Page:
Text: Emanda Percival
A few years ago I started collecting peoples’ memories to tell the stories of Icelandic towns. While in Stöðvarfjörður interviewing and writing I was invited to go ‘somewhere fun’ by an Icelandic friend, Johanna. I was taken to a farm in a nearby fjord. Unlike a lot of farms around Iceland this one has remained single function, no tourism, just sheep.
The farm yard, with its usual collection of buildings: house, giant sheep barn and other sheds, is tucked behind a low foothill at the end of a road that flows from tarmac to compact dirt to rutted and potholed track. Long before arriving the marks of civilization disappear and if it weren’t for distant growls of an ATV it would be easy to think you were back in time.
A working farm has a constant undercurrent of activity and stepping from the car, even with only two people visible there was a sense of many others occupied just out of sight.
I followed Johanna into the house. The kitchen was from a different era, pale yellow timber cupboards with rounded edges lined two walls, even without touching them I knew the doors would stick in the corners where the wood had swelled and shrunk over the years. Cups and cake had been laid out on a small Formica table with silver edging. Johanna began shuffling things on the crowded kitchen bench preparing coffee, her movements made it clear she was comfortable here. When coffee was ready an old man entered, lifting his legs with studied effort. He sat opposite me. His face was lined by weather and I could see his body, though shrunken and slowed, had once been strong and filled with energy. My friend filled our cups and sitting between us began chatting with the old farmer.
I sat, letting the language bubble around me, surreptitiously looking for sugar. I’ve learnt to enjoy being an outsider and was happy enough, drinking coffee and wondering if this was the ‘something fun’ my friend had invited me to. Johanna switched to English, “What do you want him to tell you about?” The old farmer wanted me to interview him.
The memories I collect are specific. They are not the things of official records, but the small memories, which sit crystal clear in our minds. The one that stuck with this 90-year-old man was from 76 years earlier, when a bomb was dropped on his farm.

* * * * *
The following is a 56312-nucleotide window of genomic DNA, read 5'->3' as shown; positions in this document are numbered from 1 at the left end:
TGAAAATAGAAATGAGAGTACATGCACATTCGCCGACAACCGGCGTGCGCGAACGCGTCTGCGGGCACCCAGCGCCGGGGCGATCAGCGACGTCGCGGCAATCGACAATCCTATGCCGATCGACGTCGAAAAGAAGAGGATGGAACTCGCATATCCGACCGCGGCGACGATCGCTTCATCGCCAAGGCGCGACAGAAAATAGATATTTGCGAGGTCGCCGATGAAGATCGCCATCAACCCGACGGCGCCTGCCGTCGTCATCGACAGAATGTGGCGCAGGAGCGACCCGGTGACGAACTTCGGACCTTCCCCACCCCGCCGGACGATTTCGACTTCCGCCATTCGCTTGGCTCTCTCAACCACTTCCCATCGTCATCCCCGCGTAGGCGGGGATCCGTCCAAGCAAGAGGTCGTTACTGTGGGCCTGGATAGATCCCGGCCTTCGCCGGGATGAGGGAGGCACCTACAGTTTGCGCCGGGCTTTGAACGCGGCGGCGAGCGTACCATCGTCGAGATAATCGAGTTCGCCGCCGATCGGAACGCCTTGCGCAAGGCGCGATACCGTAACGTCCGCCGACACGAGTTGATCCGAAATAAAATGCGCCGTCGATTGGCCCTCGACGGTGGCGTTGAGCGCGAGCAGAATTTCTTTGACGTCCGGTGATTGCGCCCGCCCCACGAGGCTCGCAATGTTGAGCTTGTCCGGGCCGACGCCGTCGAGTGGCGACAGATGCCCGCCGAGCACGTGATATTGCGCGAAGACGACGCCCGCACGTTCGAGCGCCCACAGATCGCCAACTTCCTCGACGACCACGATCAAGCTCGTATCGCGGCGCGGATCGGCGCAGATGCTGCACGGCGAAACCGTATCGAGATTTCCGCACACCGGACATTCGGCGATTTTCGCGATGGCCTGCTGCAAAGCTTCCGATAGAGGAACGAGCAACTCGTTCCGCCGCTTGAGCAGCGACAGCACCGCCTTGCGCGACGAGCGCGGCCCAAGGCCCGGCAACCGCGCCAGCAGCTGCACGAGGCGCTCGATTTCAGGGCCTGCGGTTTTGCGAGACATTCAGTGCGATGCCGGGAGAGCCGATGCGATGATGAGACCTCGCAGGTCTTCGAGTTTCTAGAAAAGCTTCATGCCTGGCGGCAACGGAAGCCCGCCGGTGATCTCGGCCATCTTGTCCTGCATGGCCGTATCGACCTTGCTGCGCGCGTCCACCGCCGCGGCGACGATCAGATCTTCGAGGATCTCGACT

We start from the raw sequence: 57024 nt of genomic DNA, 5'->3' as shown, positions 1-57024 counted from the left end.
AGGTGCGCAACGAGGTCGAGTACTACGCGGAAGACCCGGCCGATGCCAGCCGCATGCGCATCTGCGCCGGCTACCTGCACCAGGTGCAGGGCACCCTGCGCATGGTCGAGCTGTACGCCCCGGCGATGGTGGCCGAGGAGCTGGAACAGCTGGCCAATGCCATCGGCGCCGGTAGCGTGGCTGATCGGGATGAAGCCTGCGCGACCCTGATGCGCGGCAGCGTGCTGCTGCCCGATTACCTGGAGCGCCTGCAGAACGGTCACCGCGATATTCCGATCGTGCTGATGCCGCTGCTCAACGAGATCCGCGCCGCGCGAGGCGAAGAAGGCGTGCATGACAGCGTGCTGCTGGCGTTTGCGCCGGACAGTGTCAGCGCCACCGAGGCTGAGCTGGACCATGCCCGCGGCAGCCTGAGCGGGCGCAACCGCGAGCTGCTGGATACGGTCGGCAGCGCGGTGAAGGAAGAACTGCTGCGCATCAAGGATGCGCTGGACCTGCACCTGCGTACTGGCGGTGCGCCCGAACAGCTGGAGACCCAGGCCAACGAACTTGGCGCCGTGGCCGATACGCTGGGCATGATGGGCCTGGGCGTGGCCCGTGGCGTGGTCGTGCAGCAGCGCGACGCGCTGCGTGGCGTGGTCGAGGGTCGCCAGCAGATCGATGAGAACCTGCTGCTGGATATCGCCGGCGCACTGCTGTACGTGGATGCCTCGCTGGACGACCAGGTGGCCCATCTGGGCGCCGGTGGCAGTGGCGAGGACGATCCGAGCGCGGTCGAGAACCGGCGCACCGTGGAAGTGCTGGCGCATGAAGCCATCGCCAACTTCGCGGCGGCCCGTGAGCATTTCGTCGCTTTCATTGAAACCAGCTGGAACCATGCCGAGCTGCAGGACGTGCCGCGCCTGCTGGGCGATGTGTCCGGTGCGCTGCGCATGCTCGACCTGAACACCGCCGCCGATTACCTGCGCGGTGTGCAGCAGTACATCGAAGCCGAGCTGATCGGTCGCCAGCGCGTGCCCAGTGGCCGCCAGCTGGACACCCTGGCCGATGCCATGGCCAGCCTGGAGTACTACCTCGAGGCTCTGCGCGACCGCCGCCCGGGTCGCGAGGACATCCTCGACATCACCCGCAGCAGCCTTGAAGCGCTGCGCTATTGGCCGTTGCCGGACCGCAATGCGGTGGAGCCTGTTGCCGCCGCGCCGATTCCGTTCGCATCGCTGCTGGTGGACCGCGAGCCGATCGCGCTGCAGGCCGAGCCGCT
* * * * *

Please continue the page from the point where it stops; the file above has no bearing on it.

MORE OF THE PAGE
He and his mother had been in this same yellow kitchen when they heard the roar of a plane engine. WW2 was raging in Europe and at 14 that roar filled the young farmer with excitement; his wish for the war to be closer had come true. He wasn’t afraid as he ran outside; fear was for his mother who ran out behind him, planting her hands on his shoulders. He saw the markings on the first plane, German. It raced past low to the ground and as he watched opened its cargo doors, a black cylinder dropped. His mother’s hands got heavier.
A second roar distracted him from the falling bomb; a British Hurricane came into sight. A chase! Ten seconds later an eruption of earth and rocks blasted into the air the Hurricane caught in the middle. The boy cheered when it came back in sight undamaged, racing into the valley after the now lighter German bomber. His mother’s hands tightened knowing he would have run to see the bomb if she had taken them away.
Our interview ended with his words, “The craters are still there.”
Even with directions we had to hike half way up the mountain before finding them, yet looking down from above they were obvious. Two gently edged, cone-shaped holes, where the bomb had skipped once before exploding, sat partially lined with grass just where the mountain started to rise from the ground.
Johanna and I sat on the mountain looking down at proof of an old man’s memory. Rather than lingering in the timelessness of most memories I’d collected the evidence of the craters acted like a mirror reminding a person how much time had passed between then and now. The day had indeed, been ‘something fun.’